Thursday, April 3, 2008
The Greed Factor
When I was growing up it was expected that you would pay your bills. If you wanted something and couldn't afford it, you either didn't get it or you saved to buy it.
I remember my mother going to department stores and making payments on something called "Lay Away". I sort of figured out that you had to make payments to the store until you had paid enough to take whatever you bought home with you.
There was a toy store a few blocks from my house when I was a little kid--around eight years old. I remember going in and giving the lady money every week out of my allowance (I think it was 25 cents per week). Eventually I paid off the $1.25 debt and took home a silver colored pistol that was also a movie projector. In retrospect it was a flashlight shaped like a gun that projected a small loop of celluoid pictures. But it was my first credit purchase. And it was all mine.
Just as I finished college Visa and Master Charge were introduced and I got one. And I bought my first new car with a loan from a bank just as I started law school. I had never had real credit, and the bank took a risk on me I guess. Maybe the fact that the Judge I clerked for in law school vouched for me helped me get the credit.
In August 1976 I borrowed about $8,000 from my mother to help make the down payment on my first house. I promised to pay it back when I got my Christmas bonus from the law firm where I worked. In January 1977 I repaid the money to my mother. She said she was totally surprised. She thought she'd never see the money again. What kind of son did she think she raised?
I worked in the commercial loan workout area of a couple very large banks. We dealt with people and businesses that had defaulted on their loans. We did not make residential loans, but we often had homes that were used as security for commercial loans. I always dealt fairly with our customers, and I expected them to reciprocate. I did not ask more of someone than they could do. But I expected them to do what they could do, and not just do what they wanted to do.
In the past few weeks I have seen the names of many Key West residents (many very wealthy individuals, many professionals, many socialites) names appear on our mls Hot Sheets as they either listed their homes or investment properties for sale or reduced the asking price and offer the properties as Short Sales. A Short Sale is the offering of a property at a price where the lender must agree to accept less than is owed to permit the sale to close. The seller expects the lender to forgive the balance of the debt. Congress recently enacted legislation that allows the IRS not to treat debt forgiveness such as occurs on Short Sales as a taxable event in most cases.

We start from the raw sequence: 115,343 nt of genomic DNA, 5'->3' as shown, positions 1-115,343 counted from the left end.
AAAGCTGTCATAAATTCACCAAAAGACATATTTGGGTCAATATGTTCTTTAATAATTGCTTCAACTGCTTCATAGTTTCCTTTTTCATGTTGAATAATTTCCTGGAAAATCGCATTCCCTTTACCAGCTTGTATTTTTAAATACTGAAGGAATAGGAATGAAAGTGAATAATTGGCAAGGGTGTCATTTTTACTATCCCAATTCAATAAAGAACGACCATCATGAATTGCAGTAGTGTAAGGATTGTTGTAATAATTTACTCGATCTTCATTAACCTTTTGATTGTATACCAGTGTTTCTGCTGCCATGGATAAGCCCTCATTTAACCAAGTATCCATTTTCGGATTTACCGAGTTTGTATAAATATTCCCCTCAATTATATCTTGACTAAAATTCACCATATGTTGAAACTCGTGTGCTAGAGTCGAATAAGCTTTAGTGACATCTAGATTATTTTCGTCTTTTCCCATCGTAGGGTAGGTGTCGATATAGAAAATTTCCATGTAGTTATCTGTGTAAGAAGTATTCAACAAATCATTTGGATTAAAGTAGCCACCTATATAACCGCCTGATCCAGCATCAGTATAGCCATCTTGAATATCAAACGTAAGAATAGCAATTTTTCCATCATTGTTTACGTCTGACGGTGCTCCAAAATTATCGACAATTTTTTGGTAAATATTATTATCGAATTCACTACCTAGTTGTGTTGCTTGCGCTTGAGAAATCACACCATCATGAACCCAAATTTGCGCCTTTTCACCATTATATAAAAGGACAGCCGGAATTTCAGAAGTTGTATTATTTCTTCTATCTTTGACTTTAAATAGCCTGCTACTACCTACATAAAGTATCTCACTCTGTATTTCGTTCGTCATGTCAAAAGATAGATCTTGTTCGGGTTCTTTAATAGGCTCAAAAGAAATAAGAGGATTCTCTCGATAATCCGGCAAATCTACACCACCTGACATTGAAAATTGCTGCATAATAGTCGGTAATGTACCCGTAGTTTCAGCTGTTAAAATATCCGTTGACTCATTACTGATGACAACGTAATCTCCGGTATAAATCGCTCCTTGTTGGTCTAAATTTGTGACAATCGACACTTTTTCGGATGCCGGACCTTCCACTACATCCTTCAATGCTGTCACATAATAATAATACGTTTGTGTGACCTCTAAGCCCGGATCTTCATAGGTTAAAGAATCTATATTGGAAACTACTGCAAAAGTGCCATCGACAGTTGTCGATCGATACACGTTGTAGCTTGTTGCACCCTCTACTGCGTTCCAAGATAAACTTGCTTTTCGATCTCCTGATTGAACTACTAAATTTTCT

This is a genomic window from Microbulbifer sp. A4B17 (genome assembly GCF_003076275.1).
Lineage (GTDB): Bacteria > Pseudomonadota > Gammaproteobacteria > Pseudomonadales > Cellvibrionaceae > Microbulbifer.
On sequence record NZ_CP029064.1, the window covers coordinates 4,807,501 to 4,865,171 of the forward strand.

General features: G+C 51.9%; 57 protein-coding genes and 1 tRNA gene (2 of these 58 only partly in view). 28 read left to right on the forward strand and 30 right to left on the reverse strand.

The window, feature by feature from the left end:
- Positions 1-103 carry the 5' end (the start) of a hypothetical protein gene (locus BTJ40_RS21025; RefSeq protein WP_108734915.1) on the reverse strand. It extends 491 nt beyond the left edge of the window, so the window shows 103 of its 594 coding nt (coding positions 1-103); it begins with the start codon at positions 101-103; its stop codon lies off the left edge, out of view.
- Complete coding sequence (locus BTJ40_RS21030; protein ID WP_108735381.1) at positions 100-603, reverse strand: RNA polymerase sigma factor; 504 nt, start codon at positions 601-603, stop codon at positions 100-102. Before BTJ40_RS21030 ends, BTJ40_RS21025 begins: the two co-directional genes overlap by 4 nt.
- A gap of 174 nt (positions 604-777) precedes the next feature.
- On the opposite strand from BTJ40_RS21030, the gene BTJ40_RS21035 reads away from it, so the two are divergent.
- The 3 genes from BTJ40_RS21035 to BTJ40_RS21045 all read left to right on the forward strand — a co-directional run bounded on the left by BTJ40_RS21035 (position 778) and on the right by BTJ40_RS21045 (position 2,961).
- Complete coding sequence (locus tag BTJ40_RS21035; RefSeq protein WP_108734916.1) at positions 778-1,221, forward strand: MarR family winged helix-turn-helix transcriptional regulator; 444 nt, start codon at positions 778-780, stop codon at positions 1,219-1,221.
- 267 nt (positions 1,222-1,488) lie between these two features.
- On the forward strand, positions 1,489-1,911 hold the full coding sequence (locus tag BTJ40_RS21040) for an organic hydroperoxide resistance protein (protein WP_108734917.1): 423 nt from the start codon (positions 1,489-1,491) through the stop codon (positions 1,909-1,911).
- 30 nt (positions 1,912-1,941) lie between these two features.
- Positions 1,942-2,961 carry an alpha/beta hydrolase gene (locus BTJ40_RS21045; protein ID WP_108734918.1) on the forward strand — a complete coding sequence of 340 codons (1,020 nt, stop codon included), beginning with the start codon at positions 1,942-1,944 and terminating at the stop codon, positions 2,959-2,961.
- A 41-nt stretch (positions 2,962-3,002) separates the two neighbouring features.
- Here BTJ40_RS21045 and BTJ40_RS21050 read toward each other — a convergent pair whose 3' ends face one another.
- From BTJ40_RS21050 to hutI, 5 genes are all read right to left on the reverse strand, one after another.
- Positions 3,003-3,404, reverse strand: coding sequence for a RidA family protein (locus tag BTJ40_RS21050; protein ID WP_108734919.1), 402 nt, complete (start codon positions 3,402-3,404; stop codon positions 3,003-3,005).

A lot (I mean a lot!!!) of locals helped fuel the fire that drove up prices here. Landowners, apartment owners, commercial property owners, property developers, and local investors took every opportunity to gouge as many dollars out of residential and commerical tenants. They bought and sold properties taking quick profits because they could do so. And in the process the cost of residential apartments increased by at least 50% since 2000. The costs of commercial space on Duval has driven many small businesses out of business. Many of the commercial landlords just let their property sit vacant rather than negotiate reasonable rents because they know in the end some poor fool with a good business plan will take the space at an exorbitant rate.
But here's the kicker. Local investors that own numerous properties are now listing non-performing properties on the market as Short Sales. Many locals including business professionals are doing the same thing. I'm talking about professionals that charge hourly fees in the hundreds of dollars to people like you and me. I recall one such investor who bragged about making $100,000 on a contract he flipped on a Pritam Singh real estate deal in Marathon about 3 or 4 years ago. This person has several Short Sale properties on the market today. That is the truth! And it is outrageous! Take the profits and let the bank and ultimately the American public absorb the loss through higher interest rates or fees in the long term.
It really angers me that some of these Key West investors who made so much money on the market up-tic look like they may avoid any financial responsibility for their own greed on the down side.
I think we were better off as a country when people like my mother had to live within their means and pay for what they wanted on lay-away. The abuse of credit and the avoidance of personal responsibility for one's own actions is driving our country to the poorhouse. Of course, we'll be going in style in an unpaid for luxury gas guzzler.
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Gary Thomas in a Nutshell
- Gary Thomas
- Key West, Florida, United States
- I first read about Key West in a magazine called "After Dark" sometime in the mid 1970's. But it wasn't until March 1984 that I made my first visit to the island that would become my home. I had two weeks for a vacation and reserved a room at Colours Guesthouse (now Marrero's Guest House) for one week. I thought that if I didn't like Key West, I could always go back to Miami or Ft. Lauderdale for the rest of my trip. But after a couple of days in Key West, that was no longer a consideration. But when I wanted to extend my stay for the extra week I found there was no room at the inn. The guesthouse owner did find me a room at LaTeDa, the infamous guesthouse/restaurant. That's a story I'll write another day. But those two weeks in Key West gave me the realization that I had found Paradise. Key West has been my home since 1993 and my only regret is that it took me so long to get here. I am a full time Realtor at Preferred Properties CRI. Let me help you find your new home or business in Paradise. Living in Paradise is not a slogan, it's a way of life.